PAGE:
Pope Francis Blasts Climate Deniers in Leaked Draft of Encyclical
Excitement and speculation have been building for months around Pope Francis' encyclical on climate change, which is due to be released on Thursday following a noon press conference. Now a leaked draft of the document, published Monday in Italian Magazine L'Espresso, has given Vatican watchers and environmentalists something to sink their teeth into, although the Vatican cautioned that this was not the final version, which could be similar or substantially different, and had asked that details of the draft not be published.
The contents of the leaked document, said to be called "Laudato Si (Be Praised), On the Care of Our Common Home," won't surprise anyone who has been following the stream of statements the Pope has been making on the environment. But by putting it in the form of an encyclical, the Pope gives official weight to the opinions he's been expressing in many contexts.
The document addresses the role of fossil fuels on climate change and its outsized impact on poor nations, chastising wealthy countries for their disposable lifestyle. He calls for reducing carbon emissions by developing policies that hasten the switch to clean, renewable sources of energy to stave off the "unprecedented destruction of the ecosystem."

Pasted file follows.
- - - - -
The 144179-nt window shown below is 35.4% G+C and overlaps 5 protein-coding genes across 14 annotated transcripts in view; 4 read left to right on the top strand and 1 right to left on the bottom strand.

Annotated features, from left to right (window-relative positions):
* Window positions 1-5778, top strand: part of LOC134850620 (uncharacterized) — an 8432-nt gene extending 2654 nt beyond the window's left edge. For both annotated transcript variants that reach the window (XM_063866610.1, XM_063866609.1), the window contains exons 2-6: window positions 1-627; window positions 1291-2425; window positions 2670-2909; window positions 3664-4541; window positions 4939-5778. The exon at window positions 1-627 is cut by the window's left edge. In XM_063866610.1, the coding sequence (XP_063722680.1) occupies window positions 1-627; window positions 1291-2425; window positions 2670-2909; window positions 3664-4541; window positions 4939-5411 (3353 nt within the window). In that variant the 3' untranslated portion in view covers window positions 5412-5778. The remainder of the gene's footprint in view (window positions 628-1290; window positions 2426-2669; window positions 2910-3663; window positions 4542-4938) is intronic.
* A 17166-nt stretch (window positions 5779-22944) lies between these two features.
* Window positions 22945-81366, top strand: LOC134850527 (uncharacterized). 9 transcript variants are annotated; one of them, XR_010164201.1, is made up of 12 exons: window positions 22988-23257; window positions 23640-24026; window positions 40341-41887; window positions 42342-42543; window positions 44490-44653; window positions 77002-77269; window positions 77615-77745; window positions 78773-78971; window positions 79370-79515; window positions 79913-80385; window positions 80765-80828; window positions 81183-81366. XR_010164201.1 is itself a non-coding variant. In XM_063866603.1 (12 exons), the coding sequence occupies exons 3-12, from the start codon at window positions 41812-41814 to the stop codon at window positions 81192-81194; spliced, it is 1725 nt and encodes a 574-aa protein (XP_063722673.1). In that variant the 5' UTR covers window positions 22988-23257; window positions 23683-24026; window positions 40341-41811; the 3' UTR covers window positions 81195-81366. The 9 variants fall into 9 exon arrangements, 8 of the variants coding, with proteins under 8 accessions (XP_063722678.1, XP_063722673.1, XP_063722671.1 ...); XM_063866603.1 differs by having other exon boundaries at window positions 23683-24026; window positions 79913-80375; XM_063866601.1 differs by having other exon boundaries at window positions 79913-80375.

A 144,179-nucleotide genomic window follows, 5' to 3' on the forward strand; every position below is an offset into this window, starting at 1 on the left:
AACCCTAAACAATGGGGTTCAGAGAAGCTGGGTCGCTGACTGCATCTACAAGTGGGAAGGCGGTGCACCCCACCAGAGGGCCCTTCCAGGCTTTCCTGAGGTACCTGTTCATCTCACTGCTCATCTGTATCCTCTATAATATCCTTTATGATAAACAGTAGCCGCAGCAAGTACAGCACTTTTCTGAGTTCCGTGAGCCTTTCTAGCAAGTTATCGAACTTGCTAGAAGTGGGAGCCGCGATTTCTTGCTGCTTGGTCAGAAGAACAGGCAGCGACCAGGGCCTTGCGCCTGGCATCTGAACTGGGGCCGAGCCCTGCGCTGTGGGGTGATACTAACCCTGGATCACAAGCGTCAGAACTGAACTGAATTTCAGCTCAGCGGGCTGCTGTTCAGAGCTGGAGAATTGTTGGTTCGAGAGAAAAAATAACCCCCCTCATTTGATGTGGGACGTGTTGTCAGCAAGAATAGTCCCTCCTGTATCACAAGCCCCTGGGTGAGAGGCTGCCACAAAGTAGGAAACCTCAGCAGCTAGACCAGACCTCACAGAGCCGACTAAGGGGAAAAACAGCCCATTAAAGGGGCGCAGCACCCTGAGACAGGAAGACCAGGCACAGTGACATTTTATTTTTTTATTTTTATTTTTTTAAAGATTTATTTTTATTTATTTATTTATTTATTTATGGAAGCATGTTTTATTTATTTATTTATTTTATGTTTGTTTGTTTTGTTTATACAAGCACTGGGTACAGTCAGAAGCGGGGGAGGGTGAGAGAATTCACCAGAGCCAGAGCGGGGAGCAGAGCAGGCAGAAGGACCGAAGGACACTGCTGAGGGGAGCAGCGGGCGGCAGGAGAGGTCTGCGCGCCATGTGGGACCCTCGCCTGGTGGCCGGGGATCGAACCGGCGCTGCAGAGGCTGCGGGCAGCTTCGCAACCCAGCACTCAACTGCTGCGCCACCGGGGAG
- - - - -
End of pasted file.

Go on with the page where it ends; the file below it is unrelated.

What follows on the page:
"Humanity is called to take note of the need for changes in lifestyle and changes in methods of production and consumption to combat this warming, or at least the human causes that produce and accentuate it,” he wrote, according to a report by The Guardian. “Numerous scientific studies indicate that the greater part of the global warming in recent decades is due to the great concentration of greenhouse gases … given off above all because of human activity.”
The Pope does not enumerate or analyze the scientific basis of the climate crisis in detail but rather reflects on the moral aspects of humanity's care for the Earth.
The Earth, he says, "is protesting for the wrong that we are doing to her, because of the irresponsible use and abuse of the goods that God has placed on her. We have grown up thinking that we were her owners and dominators, authorized to loot her. The violence that exists in the human heart, wounded by sin, is also manifest in the symptoms of illness that we see in the Earth, the water, the air and in living things.”
The Pope's encyclical should further enrage climate deniers, if the leaked draft is any indication. In it he appears to be calling them out directly, saying "The attitudes that stand in the way of a solution, even among believers, range from negation of the problem, to indifference, to convenient resignation or blind faith in technical solutions." He praises the environmental movement saying it has "already travelled a long, rich road and has given rise to numerous groups of ordinary people that have inspired reflection.”